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NCAA tournament preview: UAB vs. UCLA

3/20/2015

LOUISVILLE, Ky. -- On the Saturday after Thanksgiving, the UCLA Bruins beat the UAB Blazers 88-76 in a Bahamas ballroom at the Battle 4 Atlantis. Don't feel bad if you don't remember it.

"It was the seventh-place game," Bruins forward Kevon Looney said. "I don't think anybody was there watching. We were just playing."

No one could have imagined then, or even a few days ago, that these same two teams would be battling it out for the right to go to the Sweet 16. UCLA lost most of its high-profile games and barely (some would say wrongly) squeaked into the NCAA tournament, while the Blazers finished the regular season 16-15.

Yet one of these double-digit seeds will be advancing on to next weekend. March, huh?

Key to the game: Who will control the glass? UAB’s upset of No. 3 seed Iowa State on Thursday was fueled largely by its work on the backboards, because the Blazers won the rebounding edge 52-37 and grabbed 19 extra possessions on the offensive end. Rebounding was one of UCLA’s strengths all season, as the Bruins led the Pac-12 in offensive rebounds per game. Keep a particular eye on the battle between freshman big men Looney and UAB's William Lee, who figure to be jostling to corral most missed shots. Since both teams are prone to prolonged scoring droughts, getting a few easy putbacks could make the difference.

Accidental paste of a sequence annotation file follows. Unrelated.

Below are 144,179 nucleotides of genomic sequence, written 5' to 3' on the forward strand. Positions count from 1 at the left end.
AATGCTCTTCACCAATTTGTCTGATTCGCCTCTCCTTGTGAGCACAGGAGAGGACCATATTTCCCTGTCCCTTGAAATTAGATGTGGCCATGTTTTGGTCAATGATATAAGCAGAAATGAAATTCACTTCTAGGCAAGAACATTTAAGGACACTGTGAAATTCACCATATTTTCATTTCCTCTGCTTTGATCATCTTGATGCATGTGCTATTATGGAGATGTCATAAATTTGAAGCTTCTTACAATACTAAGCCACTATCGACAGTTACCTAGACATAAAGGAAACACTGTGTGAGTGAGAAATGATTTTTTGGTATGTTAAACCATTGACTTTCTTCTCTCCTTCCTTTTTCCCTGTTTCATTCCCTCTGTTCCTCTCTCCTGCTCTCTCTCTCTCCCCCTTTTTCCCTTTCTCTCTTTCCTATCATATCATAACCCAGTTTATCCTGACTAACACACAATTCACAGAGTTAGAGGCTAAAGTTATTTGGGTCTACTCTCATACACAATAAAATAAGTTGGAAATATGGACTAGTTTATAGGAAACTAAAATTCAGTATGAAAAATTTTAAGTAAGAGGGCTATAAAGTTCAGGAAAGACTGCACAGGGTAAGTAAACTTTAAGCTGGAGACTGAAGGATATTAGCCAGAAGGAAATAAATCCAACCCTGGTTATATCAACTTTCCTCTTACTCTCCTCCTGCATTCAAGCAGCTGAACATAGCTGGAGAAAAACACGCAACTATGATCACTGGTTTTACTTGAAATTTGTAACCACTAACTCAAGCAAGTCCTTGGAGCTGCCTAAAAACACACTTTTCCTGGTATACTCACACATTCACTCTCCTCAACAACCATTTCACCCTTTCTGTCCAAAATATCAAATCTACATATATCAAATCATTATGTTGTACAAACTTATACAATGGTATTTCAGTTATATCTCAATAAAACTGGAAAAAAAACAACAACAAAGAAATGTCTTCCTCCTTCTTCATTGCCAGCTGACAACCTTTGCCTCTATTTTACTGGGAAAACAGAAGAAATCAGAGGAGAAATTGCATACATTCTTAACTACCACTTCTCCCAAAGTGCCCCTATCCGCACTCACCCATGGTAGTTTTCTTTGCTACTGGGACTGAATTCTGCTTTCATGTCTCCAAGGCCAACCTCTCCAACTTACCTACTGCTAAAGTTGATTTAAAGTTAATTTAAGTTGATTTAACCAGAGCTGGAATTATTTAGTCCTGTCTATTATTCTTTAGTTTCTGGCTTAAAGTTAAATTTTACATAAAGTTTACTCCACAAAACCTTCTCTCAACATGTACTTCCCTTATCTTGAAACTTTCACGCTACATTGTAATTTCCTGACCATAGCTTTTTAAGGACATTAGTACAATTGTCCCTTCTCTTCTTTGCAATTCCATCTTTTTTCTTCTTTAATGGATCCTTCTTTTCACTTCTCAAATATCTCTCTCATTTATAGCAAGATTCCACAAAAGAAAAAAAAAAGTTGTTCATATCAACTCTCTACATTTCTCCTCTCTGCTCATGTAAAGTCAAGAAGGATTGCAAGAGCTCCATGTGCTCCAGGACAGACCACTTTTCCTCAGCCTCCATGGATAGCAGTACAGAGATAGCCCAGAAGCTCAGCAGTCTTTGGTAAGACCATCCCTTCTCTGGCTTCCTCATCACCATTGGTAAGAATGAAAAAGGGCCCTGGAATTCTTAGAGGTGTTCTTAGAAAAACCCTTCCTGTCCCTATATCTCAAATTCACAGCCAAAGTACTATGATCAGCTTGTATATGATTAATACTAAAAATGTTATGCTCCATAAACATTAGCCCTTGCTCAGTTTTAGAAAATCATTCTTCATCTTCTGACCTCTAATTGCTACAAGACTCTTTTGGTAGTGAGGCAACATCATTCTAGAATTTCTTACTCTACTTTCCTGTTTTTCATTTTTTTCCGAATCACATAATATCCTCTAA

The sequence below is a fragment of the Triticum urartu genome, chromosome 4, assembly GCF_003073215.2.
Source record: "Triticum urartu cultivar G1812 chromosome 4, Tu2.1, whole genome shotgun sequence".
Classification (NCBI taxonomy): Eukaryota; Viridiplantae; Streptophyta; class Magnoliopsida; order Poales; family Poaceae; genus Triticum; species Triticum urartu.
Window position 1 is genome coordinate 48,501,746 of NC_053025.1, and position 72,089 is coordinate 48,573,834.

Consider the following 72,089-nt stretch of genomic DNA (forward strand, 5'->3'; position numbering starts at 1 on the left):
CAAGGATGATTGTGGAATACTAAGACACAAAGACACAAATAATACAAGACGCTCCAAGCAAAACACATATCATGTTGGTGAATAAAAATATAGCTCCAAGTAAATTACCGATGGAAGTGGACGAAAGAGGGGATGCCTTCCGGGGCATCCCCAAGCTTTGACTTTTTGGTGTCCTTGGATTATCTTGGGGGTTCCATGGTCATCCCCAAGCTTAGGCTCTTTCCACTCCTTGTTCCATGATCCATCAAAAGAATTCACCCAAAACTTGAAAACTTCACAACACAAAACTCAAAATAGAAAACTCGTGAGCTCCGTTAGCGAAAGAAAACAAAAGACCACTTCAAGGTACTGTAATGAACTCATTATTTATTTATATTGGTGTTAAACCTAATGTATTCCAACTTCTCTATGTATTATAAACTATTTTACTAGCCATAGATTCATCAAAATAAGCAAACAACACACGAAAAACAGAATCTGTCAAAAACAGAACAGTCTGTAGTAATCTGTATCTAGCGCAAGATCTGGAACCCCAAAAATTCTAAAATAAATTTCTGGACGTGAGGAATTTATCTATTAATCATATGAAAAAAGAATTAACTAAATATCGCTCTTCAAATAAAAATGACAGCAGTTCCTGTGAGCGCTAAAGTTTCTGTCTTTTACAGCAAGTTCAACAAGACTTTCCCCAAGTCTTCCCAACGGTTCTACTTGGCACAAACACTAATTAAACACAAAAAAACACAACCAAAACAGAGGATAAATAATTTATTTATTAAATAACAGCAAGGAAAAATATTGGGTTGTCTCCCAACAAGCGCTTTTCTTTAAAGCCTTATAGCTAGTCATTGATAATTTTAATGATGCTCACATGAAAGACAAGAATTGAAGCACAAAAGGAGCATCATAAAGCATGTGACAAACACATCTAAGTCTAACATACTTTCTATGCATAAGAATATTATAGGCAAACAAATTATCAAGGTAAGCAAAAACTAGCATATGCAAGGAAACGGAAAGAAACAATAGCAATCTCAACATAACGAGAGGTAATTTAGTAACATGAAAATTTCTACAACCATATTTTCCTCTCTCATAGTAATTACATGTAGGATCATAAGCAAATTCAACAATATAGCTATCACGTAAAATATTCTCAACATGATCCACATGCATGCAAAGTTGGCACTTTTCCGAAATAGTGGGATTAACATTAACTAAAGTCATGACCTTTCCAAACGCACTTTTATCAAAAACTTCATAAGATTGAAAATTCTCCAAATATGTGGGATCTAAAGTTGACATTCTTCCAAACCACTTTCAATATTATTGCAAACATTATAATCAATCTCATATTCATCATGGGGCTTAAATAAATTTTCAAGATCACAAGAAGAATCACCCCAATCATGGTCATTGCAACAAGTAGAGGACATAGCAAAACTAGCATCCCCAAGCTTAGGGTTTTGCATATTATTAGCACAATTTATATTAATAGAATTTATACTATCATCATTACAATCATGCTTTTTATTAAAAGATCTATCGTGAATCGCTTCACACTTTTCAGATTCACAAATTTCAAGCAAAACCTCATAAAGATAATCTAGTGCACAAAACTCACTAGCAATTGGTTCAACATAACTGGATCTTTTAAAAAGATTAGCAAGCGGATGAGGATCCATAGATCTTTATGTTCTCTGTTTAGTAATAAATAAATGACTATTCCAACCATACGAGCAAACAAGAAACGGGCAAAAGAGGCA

Player to watch: Bryce Alford. The Bruins’ sophomore guard did something on Thursday not even his famous father, UCLA head coach Steve Alford, ever pulled off. He made nine 3-pointers, most ever by a UCLA player in a tournament game, in just 11 attempts. The younger Alford scored nearly half of his team’s 60 points, and his final, desperate heave counted as the game winner when SMU’s Yanick Moreira was called for goaltending. It's easy to say UAB’s defense must shadow Alford at all times, but the Bruins run him through multitudes of picks and he has a quick release. "With him in particular, you have to be there on the catch," UAB coach Jerod Haase said. "You can't get caught up on the screens. You can't get off balance. You can't anticipate. You can't try and take shortcuts. You have to be there on the catch and then challenge from there."